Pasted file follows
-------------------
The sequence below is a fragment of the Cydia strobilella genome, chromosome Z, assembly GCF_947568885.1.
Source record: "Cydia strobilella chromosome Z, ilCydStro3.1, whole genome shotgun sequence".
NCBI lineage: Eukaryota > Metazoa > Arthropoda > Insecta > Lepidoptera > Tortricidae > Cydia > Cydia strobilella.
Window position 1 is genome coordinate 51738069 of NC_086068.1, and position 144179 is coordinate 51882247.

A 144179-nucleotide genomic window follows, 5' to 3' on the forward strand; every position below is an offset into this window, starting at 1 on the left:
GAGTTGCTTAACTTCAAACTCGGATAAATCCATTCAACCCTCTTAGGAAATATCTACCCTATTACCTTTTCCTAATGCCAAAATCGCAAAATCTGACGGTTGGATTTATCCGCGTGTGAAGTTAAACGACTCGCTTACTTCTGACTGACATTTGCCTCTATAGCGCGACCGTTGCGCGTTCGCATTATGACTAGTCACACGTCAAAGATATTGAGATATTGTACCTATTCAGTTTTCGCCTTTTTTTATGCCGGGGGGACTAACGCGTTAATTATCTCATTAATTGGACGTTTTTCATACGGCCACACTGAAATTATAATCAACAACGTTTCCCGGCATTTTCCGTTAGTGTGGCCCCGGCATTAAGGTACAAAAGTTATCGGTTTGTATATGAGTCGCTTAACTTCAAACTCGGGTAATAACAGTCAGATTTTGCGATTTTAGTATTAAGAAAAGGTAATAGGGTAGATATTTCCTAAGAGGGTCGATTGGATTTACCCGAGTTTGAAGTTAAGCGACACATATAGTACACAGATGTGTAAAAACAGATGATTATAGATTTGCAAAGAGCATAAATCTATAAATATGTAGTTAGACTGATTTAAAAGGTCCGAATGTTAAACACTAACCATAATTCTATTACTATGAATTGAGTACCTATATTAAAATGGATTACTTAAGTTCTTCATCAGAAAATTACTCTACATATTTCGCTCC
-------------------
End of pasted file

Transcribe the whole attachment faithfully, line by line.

The sequence below is a fragment of the Cydia strobilella genome, chromosome Z, assembly GCF_947568885.1.
Source record: "Cydia strobilella chromosome Z, ilCydStro3.1, whole genome shotgun sequence".
NCBI lineage: Eukaryota > Metazoa > Arthropoda > Insecta > Lepidoptera > Tortricidae > Cydia > Cydia strobilella.
Window position 1 is genome coordinate 51738069 of NC_086068.1, and position 144179 is coordinate 51882247.

A 144179-nucleotide genomic window follows, 5' to 3' on the forward strand; every position below is an offset into this window, starting at 1 on the left:
GAGTTGCTTAACTTCAAACTCGGATAAATCCATTCAACCCTCTTAGGAAATATCTACCCTATTACCTTTTCCTAATGCCAAAATCGCAAAATCTGACGGTTGGATTTATCCGCGTGTGAAGTTAAACGACTCGCTTACTTCTGACTGACATTTGCCTCTATAGCGCGACCGTTGCGCGTTCGCATTATGACTAGTCACACGTCAAAGATATTGAGATATTGTACCTATTCAGTTTTCGCCTTTTTTTATGCCGGGGGGACTAACGCGTTAATTATCTCATTAATTGGACGTTTTTCATACGGCCACACTGAAATTATAATCAACAACGTTTCCCGGCATTTTCCGTTAGTGTGGCCCCGGCATTAAGGTACAAAAGTTATCGGTTTGTATATGAGTCGCTTAACTTCAAACTCGGGTAATAACAGTCAGATTTTGCGATTTTAGTATTAAGAAAAGGTAATAGGGTAGATATTTCCTAAGAGGGTCGATTGGATTTACCCGAGTTTGAAGTTAAGCGACACATATAGTACACAGATGTGTAAAAACAGATGATTATAGATTTGCAAAGAGCATAAATCTATAAATATGTAGTTAGACTGATTTAAAAGGTCCGAATGTTAAACACTAACCATAATTCTATTACTATGAATTGAGTACCTATATTAAAATGGATTACTTAAGTTCTTCATCAGAAAATTACTCTACATATTTCGCTCC